REVIEW: Victoria and Abdul (2017)

Victoria and Abdul review

Written By: Nigel Asipa
@AsipaNigel

“Soooooooouuuuuuuup!”

Once you see the scene that’s in, for me that best describes the film’s delightful tone. It’s sponge cake soft comedy is infectiously likable. This is a nice film. It brings forth a friendship I hadn’t heard of and with the sure hand of Stephen Frears (who seems to revel in biopics lately with the likes of The Queen, The Iron Lady and Florence Foster Jenkins), Victoria and Abdul was a pleasant, briskly paced but important story of cultural ignorance powered by a usually divine Judi Dench at the helm.

 

In 1887, Abdul Kareem was a vernacular prison clerk in Agra. He’s called upon by the Queen for her Golden Jubilee. He’s delighted at the prospect of meeting the Queen who’s also the Empress of India. Both Abdul and Mohammed (another native of Agra) are specifically instructed to do nothing else but present a ceremonial coin to the Queen, back off and fade in the background.

The Queen is the least pleased to be there more than anyone. Unfazed, tired and seemingly working on auto pilot, she scoffs her cuisine and asks “are we finished?”. When she’s presented with the coin, Abdul gets well carried away and goes down to kiss her feet to everyone’s amazement. He looks at her with crazed eyes and a nervous smile while she looks on with peculiarity at him while everyone else seems either be disgusted or just gobsmacked at what just happened.

The Queen doesn’t let Abdul get away however. If she’s Empress of India, what better way to understand the culture better than to ask someone who’s from there? Before she knows it, she’s learning Urdu, it’s calligraphy and obtaining many artefacts and décor to best pay respect to India.  

Victoria and Abdul

Furthering the Queens legacy from 1997’s Mrs Brown and borrowing much material from Shrabani Basu’s book of the same name, Frears’ approach was to hit the nerve of how taboo this relationship is to many and to tell us that it was a meaningful and special interplay between the two. It was easy for them both to share insight with one another, they were easily enlightened by one another and as Dench perceived her, seemed ahead of her time.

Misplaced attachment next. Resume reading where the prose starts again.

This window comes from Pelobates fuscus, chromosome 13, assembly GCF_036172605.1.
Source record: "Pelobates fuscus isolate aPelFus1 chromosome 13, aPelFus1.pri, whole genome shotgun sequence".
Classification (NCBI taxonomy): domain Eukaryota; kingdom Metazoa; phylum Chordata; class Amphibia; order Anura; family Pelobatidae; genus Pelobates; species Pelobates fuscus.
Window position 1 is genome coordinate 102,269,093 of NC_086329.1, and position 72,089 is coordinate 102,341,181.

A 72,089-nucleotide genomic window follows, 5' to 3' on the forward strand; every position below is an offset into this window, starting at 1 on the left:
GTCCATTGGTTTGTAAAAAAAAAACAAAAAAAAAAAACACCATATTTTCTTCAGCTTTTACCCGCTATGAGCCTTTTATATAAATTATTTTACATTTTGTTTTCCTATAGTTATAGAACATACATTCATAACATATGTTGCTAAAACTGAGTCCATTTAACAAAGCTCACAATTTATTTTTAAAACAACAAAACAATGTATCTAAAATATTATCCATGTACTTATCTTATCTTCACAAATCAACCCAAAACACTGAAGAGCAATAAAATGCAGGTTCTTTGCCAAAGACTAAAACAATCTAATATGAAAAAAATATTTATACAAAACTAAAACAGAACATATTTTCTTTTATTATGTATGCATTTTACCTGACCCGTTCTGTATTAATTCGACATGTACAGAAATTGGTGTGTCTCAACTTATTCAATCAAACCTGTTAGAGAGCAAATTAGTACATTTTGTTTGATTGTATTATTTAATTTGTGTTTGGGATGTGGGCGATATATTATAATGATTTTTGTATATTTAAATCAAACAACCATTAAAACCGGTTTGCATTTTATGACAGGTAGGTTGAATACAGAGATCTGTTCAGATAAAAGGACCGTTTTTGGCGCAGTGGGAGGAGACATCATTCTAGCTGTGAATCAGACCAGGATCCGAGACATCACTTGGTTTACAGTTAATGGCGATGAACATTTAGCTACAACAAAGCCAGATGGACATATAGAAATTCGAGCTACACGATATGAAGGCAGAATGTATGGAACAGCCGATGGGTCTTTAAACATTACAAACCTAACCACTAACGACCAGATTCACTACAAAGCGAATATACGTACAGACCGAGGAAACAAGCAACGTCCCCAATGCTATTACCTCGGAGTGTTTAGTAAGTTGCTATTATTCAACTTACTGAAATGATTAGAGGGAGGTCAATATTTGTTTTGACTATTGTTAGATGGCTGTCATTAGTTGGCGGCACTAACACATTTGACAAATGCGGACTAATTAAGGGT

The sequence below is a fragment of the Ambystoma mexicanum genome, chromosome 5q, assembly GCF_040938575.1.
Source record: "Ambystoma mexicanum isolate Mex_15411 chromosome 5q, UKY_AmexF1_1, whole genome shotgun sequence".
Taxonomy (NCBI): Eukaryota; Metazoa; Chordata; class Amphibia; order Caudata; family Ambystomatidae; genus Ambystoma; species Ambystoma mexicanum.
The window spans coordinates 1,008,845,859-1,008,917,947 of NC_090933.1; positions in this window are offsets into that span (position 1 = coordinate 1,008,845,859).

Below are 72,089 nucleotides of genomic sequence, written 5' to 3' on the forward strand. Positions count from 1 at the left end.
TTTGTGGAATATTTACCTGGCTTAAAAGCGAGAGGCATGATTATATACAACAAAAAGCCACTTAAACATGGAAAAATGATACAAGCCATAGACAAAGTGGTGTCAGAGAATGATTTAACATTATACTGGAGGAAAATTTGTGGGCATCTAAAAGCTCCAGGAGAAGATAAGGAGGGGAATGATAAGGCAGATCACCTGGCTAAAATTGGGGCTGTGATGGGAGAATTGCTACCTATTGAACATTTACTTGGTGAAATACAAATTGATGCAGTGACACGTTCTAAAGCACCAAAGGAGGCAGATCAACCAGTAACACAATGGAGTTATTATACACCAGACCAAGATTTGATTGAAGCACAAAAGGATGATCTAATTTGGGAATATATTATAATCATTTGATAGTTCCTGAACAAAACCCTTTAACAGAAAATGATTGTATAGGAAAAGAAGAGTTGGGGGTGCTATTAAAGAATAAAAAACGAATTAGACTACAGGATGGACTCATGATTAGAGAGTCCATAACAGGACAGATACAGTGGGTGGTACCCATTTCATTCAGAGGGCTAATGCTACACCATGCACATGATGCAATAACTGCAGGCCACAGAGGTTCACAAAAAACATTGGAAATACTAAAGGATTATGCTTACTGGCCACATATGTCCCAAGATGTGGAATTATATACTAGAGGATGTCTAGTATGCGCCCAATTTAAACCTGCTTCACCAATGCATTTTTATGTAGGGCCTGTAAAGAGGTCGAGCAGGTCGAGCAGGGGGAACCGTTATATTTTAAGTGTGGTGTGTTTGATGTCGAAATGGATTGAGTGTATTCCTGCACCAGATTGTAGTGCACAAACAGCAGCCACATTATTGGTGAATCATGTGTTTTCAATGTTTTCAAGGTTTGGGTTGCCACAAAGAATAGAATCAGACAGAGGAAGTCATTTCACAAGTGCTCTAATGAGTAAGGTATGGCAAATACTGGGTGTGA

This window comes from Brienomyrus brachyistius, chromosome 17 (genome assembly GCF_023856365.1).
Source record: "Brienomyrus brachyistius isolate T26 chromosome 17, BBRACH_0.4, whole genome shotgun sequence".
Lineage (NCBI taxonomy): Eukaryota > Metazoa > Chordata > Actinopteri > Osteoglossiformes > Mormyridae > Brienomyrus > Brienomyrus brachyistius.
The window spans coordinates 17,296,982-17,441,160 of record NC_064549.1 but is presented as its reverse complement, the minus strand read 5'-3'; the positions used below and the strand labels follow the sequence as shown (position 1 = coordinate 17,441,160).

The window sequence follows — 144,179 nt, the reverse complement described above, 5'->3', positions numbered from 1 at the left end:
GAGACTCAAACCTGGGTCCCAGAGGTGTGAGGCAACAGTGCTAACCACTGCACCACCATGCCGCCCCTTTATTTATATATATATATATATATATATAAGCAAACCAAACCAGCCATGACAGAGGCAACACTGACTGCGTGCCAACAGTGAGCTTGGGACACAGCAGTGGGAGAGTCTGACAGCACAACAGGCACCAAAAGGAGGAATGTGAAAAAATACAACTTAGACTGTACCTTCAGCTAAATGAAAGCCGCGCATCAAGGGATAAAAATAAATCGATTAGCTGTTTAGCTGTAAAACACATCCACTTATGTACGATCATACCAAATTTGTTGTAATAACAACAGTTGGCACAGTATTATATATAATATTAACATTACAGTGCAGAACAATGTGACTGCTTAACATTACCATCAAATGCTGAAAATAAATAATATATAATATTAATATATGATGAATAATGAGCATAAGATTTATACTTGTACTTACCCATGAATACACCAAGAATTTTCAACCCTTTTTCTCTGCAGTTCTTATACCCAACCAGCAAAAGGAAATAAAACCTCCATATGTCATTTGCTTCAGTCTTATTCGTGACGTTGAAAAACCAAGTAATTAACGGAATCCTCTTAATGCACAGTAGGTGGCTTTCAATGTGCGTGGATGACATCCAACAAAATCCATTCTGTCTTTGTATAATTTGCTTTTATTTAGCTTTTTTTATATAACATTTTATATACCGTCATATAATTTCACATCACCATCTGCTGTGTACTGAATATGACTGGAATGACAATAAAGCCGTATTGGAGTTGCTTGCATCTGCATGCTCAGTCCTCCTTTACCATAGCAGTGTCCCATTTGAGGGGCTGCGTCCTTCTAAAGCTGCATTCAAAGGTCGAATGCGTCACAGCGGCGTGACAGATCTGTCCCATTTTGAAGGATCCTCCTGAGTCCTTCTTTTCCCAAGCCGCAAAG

There’s a profound moment when she reveals the despair she contends with since the passing of her husband some 16 years previous. She now looks at herself as a “fat, impotent, silly old woman” with a demeanour that suggests ‘oh what’s the point of going on?’. It’s Abdul’s sincerity and admiration that spurs her on and she ultimately promotes him as her ‘Munshi’ or secretary, such a decision that many of her subjects consider a sullying of the house’s tradition. Surrounded by ‘racialists’ or ‘vultures’, it seems their friendship isn’t meant to last. For so long she’s had ‘aristocratic fools’ dictate to her what she needs to do despite her status, now it’s the other way round.  

Dench can truly do no wrong. Her soulful eyes and her ability to imbue her characters with a great deal of power is another showcase for her. A role she previously portrayed 2 decades earlier alongside Billy Connolly, I’m not sure I’ve seen her have this much fun. When her character exercises her power, it’s pretty much her dropping the mic every time with such authority.

She’s accompanied by a great supporting cast. There’s Eddie Izzard’s Bertie, the queen’s embarrassment for a son. Pompous and conniving, he vies for his mother’s power and shares the household’s disdain and disapproval. It’s one of the standout performances of the film.

Adeel Akthar’s Mohammed is amongst the most cynical, he has a great moment towards the end of his arc that displays his fortitude in a such a satisfying way. After seeing him in this year The Big Sick, I want to see more of him, he’s so good.

Victoria and Abdul review

And then there’s Ali Fazal. More known for his Bollywood feats and a role in Furious 7, he infuses Abdul with such sentiment and charm, he’s a lot of the film’s heart.

Towards its final act it can feel like it goes on for a bit too long even if there’s information that’s necessary to tell. And there’s pathetic fallacy to sell the notion of things turning sour to influence the audience that felt a bit cheap. But its irresistible charm is enough to outweigh those missteps. Plus the always dependable Dench keeps the whole thing engaging.

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